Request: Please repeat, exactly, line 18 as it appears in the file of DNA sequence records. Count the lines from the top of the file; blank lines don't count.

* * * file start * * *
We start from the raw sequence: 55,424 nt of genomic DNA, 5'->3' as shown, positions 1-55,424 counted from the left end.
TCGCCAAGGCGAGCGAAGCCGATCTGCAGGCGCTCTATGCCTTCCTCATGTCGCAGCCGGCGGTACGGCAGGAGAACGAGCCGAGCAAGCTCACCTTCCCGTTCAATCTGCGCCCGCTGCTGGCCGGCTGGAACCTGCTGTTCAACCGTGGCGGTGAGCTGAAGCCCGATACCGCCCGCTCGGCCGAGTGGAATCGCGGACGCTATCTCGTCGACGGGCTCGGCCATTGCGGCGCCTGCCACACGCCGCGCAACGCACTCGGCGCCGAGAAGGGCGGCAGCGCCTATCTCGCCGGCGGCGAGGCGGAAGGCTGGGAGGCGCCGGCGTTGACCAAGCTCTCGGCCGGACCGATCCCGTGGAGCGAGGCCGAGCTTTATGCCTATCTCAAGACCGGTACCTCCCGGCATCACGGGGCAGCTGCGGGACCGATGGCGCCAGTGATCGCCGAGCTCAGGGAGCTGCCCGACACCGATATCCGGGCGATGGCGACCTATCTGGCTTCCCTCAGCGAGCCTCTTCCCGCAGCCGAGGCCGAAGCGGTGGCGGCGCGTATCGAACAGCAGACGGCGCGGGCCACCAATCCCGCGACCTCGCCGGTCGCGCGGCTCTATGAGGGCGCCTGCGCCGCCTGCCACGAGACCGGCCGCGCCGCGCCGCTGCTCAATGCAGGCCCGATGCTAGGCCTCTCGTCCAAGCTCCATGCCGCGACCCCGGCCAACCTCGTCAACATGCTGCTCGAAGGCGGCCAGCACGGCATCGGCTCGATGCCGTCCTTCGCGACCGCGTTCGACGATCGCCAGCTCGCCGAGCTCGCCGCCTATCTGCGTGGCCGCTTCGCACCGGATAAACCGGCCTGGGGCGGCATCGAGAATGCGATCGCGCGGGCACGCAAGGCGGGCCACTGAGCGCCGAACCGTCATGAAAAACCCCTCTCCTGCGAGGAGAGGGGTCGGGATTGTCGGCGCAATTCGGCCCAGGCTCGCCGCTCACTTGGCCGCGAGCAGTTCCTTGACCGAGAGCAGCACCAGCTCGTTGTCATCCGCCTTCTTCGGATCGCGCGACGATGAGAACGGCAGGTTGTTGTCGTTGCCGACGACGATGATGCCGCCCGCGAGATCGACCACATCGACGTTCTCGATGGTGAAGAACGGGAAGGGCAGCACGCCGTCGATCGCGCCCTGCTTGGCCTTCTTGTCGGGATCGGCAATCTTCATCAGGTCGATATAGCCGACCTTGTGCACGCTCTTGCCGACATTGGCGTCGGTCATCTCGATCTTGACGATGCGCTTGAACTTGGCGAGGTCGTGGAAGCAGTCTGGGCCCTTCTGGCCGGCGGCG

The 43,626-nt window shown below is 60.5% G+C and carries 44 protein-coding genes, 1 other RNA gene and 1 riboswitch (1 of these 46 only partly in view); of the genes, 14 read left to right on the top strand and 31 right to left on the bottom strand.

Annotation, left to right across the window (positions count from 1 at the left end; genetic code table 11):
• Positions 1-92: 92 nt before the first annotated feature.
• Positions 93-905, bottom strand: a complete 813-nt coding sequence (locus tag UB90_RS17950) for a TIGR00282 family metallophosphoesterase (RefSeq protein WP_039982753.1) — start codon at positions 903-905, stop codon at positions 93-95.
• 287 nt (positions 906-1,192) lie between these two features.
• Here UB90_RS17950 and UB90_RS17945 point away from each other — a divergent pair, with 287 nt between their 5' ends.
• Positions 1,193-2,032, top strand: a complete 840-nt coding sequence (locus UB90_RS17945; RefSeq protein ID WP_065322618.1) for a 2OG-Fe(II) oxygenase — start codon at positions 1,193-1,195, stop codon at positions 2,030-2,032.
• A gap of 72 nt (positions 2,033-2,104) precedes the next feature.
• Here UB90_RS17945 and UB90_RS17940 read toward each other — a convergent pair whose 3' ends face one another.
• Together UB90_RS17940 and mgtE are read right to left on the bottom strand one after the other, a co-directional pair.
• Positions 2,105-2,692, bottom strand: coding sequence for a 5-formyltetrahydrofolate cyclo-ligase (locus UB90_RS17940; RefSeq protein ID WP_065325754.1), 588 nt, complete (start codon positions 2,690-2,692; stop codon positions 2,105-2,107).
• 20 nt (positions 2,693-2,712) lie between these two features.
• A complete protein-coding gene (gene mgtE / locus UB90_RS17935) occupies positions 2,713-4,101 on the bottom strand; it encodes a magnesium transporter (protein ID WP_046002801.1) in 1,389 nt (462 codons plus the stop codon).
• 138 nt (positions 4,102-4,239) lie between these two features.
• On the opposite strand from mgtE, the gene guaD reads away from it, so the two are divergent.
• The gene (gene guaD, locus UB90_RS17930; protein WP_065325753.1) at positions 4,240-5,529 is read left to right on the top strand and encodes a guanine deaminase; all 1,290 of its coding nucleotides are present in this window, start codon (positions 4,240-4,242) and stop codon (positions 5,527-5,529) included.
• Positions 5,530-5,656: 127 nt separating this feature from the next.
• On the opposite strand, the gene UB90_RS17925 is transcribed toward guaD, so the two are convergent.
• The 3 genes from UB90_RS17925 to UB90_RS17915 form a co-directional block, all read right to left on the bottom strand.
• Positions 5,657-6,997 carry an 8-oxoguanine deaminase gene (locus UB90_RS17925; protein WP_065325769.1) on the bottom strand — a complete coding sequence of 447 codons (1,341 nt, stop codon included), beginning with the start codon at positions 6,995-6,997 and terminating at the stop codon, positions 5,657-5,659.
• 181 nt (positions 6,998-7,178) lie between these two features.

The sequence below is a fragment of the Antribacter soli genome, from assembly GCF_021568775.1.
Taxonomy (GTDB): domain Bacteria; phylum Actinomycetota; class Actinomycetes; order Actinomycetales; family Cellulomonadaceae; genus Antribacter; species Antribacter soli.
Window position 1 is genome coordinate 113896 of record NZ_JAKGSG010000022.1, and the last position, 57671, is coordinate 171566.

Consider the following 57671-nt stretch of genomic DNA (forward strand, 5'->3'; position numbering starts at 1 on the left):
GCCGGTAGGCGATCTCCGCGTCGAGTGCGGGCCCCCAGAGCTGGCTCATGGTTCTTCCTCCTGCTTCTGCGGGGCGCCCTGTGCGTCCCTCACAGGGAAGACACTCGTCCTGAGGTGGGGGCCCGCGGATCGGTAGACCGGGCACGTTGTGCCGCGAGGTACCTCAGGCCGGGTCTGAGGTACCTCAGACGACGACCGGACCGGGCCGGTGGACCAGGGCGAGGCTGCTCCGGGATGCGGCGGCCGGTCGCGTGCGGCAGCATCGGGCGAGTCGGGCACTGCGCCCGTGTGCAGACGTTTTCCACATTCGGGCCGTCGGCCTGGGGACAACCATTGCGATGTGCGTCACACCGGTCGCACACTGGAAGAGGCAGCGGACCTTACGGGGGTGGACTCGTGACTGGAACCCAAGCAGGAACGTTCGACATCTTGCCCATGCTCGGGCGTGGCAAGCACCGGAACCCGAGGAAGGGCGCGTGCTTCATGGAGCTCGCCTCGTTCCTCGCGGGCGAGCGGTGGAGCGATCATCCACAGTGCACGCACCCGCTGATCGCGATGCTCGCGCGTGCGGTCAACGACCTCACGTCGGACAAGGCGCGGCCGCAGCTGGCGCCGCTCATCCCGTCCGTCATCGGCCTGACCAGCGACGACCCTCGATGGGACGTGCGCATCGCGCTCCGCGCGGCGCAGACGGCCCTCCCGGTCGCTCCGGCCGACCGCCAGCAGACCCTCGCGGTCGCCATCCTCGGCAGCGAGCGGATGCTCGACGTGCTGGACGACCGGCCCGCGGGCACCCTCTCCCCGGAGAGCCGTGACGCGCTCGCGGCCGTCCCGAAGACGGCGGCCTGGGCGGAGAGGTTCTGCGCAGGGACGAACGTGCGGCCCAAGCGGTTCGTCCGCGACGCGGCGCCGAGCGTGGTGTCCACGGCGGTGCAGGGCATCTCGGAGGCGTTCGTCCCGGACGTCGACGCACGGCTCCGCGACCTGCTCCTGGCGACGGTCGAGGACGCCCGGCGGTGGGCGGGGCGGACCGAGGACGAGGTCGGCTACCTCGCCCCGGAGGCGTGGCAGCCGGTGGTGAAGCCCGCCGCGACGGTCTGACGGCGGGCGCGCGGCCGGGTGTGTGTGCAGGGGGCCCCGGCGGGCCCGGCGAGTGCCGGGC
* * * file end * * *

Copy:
• The gene (gene guaD, locus UB90_RS17930; protein WP_065325753.1) at positions 4,240-5,529 is read left to right on the top strand and encodes a guanine deaminase; all 1,290 of its coding nucleotides are present in this window, start codon (positions 4,240-4,242) and stop codon (positions 5,527-5,529) included.